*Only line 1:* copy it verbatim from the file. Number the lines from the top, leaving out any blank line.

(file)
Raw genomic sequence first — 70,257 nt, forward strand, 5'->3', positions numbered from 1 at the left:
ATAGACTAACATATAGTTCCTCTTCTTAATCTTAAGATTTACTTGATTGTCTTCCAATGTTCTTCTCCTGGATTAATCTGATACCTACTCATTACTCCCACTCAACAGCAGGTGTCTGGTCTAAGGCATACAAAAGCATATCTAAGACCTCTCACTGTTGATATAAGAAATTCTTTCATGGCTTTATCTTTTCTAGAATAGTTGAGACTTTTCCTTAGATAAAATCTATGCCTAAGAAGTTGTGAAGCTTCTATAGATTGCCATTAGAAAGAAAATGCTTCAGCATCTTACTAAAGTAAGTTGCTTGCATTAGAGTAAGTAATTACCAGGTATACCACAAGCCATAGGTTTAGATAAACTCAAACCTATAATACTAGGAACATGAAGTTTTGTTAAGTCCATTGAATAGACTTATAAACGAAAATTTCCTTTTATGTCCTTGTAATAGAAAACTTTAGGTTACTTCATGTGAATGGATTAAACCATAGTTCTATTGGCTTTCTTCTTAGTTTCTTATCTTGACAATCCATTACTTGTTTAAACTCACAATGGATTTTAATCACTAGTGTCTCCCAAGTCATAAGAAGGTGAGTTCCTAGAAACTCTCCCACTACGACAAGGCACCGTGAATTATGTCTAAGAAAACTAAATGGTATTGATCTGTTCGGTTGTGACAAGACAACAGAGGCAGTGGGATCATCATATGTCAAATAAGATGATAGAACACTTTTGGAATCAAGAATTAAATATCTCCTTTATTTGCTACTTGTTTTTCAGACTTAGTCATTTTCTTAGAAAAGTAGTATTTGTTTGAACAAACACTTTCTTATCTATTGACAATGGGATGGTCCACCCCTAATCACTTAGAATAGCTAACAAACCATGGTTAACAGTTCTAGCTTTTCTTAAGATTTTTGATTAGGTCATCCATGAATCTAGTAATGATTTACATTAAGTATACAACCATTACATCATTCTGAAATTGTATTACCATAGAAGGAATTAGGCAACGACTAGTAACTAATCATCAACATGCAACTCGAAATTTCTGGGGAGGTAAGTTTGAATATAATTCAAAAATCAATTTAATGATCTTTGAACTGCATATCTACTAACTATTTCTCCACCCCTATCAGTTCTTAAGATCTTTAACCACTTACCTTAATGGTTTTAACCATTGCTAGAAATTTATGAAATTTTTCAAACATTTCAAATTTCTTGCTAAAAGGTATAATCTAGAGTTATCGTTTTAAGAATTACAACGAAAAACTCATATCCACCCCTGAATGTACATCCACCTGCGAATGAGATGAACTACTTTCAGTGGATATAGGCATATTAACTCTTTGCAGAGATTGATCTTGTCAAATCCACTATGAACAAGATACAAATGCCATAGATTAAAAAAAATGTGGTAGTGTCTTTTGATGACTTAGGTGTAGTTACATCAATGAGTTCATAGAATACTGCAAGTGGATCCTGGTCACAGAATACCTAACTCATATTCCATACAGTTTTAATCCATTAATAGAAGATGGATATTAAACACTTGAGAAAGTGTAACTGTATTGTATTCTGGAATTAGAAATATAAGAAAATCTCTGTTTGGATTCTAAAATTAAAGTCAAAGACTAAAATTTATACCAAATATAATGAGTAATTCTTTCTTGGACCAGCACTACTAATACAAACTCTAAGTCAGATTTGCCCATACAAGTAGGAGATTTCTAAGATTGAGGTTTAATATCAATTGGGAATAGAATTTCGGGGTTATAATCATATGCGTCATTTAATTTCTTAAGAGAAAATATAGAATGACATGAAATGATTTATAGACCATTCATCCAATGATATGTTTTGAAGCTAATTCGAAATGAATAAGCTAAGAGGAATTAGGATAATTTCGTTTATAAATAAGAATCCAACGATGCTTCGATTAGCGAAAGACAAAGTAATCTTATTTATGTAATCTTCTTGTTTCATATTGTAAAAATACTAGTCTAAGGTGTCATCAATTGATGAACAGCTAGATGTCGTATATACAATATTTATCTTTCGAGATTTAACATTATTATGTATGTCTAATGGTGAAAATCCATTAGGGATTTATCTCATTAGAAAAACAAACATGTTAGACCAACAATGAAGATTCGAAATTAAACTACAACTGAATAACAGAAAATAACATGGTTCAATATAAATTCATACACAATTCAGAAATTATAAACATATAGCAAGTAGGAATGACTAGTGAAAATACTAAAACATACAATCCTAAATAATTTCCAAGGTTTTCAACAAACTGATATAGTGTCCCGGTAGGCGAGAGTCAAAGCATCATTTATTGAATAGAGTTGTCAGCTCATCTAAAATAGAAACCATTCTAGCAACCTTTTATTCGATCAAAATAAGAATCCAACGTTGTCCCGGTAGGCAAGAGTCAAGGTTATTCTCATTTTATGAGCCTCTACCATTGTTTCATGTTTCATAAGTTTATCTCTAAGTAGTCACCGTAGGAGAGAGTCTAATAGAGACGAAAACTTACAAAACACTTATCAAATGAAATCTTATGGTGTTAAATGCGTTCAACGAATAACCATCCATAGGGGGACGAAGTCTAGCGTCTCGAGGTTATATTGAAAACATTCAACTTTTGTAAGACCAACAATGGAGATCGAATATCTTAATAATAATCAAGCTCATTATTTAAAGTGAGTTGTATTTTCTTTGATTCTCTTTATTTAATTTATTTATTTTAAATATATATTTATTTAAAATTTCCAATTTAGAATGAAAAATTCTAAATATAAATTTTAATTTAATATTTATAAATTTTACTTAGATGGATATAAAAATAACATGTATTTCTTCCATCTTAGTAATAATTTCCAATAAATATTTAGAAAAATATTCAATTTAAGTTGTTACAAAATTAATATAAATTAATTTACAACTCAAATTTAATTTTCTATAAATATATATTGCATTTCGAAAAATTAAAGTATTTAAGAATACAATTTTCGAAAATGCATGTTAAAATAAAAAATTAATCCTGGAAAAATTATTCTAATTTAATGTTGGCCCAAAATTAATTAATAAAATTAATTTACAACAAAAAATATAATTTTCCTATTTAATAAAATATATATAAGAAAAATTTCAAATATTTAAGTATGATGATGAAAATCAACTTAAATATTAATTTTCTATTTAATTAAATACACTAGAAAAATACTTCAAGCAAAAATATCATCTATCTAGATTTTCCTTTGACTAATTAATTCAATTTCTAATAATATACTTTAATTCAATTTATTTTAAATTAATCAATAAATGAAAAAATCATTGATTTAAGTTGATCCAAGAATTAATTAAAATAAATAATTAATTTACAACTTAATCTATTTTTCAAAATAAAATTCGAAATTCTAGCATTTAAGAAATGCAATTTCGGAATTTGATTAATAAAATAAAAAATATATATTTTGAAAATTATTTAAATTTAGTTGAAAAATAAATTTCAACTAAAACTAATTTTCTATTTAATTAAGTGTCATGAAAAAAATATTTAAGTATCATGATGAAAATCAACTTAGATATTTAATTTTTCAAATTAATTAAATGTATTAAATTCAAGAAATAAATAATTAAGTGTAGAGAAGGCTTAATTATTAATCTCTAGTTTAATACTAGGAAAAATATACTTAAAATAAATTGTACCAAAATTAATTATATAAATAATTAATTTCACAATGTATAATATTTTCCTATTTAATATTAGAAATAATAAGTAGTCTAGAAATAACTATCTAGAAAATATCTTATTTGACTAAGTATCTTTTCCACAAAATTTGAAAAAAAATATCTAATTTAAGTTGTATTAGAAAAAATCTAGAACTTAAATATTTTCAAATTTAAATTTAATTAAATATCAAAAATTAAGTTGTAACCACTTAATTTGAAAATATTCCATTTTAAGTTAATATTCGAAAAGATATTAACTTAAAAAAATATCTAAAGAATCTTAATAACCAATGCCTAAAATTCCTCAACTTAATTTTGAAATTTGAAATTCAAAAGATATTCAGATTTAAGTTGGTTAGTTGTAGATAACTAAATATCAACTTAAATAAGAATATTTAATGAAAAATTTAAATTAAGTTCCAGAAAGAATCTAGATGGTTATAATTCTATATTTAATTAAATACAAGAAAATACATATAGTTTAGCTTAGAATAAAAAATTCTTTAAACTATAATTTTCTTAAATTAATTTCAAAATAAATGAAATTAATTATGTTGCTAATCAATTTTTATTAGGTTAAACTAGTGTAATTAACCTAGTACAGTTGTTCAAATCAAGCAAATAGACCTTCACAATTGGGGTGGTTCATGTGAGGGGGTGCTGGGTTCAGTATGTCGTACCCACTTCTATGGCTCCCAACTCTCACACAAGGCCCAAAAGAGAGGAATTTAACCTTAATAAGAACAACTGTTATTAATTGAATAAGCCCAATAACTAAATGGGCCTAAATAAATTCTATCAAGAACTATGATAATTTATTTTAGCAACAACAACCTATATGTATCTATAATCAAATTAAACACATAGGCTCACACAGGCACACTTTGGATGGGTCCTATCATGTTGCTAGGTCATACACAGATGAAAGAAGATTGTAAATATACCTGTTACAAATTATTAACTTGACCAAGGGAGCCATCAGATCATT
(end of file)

Raw genomic sequence first — 70,257 nt, forward strand, 5'->3', positions numbered from 1 at the left: